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South Med J. 2008 May;101(5):521-4. doi: 10.1097/SMJ.0b013e31816c017d.

Human trafficking and the healthcare professional.

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1
Human Trafficking, Christian Medical Association Bristol, TN, USA. jeffreybarrows@yahoo.com

Abstract

Despite the legislation passed in the 19th century outlawing human slavery, it is more widespread today than at the conclusion of the civil war. Modern human slavery, termed human trafficking, comes in several forms. The most common type of human trafficking is sex trafficking, the sale of women and children into prostitution. Labor trafficking is the sale of men, women, and children into hard labor for which they receive little or no compensation. Other forms of trafficking include child soldiering, war brides, and organ removal. Healthcare professionals play a critical role in both finding victims of human trafficking while they are still in captivity, as well as caring for their mental and physical needs upon release. Those working in the healthcare profession need to be educated regarding how a trafficking victim may present, as well as their unique healthcare needs.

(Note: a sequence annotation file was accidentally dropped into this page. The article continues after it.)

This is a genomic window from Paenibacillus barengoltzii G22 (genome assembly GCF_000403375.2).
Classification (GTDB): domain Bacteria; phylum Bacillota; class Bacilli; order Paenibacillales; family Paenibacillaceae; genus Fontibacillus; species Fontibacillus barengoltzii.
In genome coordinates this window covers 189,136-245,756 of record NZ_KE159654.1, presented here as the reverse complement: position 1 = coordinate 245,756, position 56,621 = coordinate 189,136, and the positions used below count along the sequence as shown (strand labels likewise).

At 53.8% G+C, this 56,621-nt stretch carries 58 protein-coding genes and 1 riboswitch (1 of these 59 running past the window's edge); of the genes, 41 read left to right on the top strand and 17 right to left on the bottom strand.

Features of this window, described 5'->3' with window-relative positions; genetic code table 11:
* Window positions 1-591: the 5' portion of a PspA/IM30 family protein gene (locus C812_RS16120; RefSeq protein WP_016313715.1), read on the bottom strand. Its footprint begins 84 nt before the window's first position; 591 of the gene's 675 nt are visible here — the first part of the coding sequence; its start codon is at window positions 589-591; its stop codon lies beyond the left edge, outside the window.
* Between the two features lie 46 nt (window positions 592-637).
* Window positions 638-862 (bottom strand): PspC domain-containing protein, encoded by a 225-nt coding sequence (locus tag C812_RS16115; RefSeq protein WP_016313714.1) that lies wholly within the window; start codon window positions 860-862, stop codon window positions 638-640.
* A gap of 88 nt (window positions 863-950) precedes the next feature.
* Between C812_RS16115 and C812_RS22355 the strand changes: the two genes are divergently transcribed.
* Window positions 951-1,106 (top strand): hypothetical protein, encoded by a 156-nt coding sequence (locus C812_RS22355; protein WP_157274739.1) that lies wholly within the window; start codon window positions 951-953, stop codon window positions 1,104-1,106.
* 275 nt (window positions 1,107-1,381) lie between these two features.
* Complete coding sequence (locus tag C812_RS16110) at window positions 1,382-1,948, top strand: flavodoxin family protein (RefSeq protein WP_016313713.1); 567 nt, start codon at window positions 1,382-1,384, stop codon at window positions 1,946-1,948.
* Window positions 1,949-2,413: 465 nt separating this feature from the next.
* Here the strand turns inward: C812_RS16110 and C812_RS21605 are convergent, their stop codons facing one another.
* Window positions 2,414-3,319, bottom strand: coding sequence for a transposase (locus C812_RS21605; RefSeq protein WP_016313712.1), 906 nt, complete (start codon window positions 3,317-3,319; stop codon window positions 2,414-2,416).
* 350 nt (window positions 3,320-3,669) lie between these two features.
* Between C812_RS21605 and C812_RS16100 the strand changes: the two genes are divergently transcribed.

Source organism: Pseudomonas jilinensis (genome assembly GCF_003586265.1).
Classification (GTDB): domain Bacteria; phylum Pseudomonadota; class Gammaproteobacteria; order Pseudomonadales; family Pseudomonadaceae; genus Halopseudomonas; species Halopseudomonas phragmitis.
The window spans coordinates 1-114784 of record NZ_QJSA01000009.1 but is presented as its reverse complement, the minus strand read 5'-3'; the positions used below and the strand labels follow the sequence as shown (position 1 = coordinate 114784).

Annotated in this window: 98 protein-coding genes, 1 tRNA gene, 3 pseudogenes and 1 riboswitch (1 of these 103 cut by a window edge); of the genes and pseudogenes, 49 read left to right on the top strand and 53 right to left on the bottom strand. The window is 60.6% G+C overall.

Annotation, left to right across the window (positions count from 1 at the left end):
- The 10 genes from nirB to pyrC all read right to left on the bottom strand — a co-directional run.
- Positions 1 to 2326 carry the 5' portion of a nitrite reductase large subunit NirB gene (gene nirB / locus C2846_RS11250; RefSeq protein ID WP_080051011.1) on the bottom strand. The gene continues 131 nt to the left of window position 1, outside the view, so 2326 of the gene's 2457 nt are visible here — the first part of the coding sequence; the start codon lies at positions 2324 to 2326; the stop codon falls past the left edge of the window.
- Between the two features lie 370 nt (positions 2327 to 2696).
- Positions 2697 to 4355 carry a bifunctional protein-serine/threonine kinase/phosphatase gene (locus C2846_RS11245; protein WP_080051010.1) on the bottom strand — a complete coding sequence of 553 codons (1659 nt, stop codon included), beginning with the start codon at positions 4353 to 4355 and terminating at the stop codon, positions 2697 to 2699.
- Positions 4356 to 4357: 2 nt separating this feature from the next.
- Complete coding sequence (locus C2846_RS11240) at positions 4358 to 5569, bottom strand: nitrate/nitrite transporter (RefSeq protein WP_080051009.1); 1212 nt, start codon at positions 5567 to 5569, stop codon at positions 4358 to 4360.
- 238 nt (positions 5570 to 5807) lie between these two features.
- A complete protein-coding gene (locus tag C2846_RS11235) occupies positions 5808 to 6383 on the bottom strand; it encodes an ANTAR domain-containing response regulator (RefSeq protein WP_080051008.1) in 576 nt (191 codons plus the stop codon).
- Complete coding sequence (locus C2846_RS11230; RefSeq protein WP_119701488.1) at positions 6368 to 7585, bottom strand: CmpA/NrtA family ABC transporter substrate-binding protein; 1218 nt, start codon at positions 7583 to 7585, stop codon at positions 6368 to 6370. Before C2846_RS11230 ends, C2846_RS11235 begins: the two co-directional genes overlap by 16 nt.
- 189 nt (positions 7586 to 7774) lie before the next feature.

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PMID:
18414161
DOI:
10.1097/SMJ.0b013e31816c017d
[Indexed for MEDLINE]
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